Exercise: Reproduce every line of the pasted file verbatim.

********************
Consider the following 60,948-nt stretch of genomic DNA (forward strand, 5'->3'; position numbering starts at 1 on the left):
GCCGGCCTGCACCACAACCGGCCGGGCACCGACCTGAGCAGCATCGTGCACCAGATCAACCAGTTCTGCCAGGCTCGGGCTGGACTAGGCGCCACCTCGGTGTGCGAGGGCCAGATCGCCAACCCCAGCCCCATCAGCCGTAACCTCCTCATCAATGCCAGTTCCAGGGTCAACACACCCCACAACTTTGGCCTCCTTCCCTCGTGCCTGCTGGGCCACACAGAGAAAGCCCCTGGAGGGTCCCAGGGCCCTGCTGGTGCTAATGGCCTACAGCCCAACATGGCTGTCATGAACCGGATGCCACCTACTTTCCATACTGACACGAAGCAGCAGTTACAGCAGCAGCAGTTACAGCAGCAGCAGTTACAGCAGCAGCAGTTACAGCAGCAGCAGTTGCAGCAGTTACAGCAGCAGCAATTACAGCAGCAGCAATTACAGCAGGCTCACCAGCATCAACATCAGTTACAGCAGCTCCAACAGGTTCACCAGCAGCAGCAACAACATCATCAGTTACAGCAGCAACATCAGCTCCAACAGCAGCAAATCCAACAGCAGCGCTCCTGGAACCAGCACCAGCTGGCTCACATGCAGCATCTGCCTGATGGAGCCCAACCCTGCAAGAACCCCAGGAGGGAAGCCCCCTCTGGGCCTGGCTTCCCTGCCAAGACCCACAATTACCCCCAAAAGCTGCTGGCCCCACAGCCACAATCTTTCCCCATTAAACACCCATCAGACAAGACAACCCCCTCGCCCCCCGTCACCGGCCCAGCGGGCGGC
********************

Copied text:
Consider the following 60,948-nt stretch of genomic DNA (forward strand, 5'->3'; position numbering starts at 1 on the left):
GCCGGCCTGCACCACAACCGGCCGGGCACCGACCTGAGCAGCATCGTGCACCAGATCAACCAGTTCTGCCAGGCTCGGGCTGGACTAGGCGCCACCTCGGTGTGCGAGGGCCAGATCGCCAACCCCAGCCCCATCAGCCGTAACCTCCTCATCAATGCCAGTTCCAGGGTCAACACACCCCACAACTTTGGCCTCCTTCCCTCGTGCCTGCTGGGCCACACAGAGAAAGCCCCTGGAGGGTCCCAGGGCCCTGCTGGTGCTAATGGCCTACAGCCCAACATGGCTGTCATGAACCGGATGCCACCTACTTTCCATACTGACACGAAGCAGCAGTTACAGCAGCAGCAGTTACAGCAGCAGCAGTTACAGCAGCAGCAGTTACAGCAGCAGCAGTTGCAGCAGTTACAGCAGCAGCAATTACAGCAGCAGCAATTACAGCAGGCTCACCAGCATCAACATCAGTTACAGCAGCTCCAACAGGTTCACCAGCAGCAGCAACAACATCATCAGTTACAGCAGCAACATCAGCTCCAACAGCAGCAAATCCAACAGCAGCGCTCCTGGAACCAGCACCAGCTGGCTCACATGCAGCATCTGCCTGATGGAGCCCAACCCTGCAAGAACCCCAGGAGGGAAGCCCCCTCTGGGCCTGGCTTCCCTGCCAAGACCCACAATTACCCCCAAAAGCTGCTGGCCCCACAGCCACAATCTTTCCCCATTAAACACCCATCAGACAAGACAACCCCCTCGCCCCCCGTCACCGGCCCAGCGGGCGGC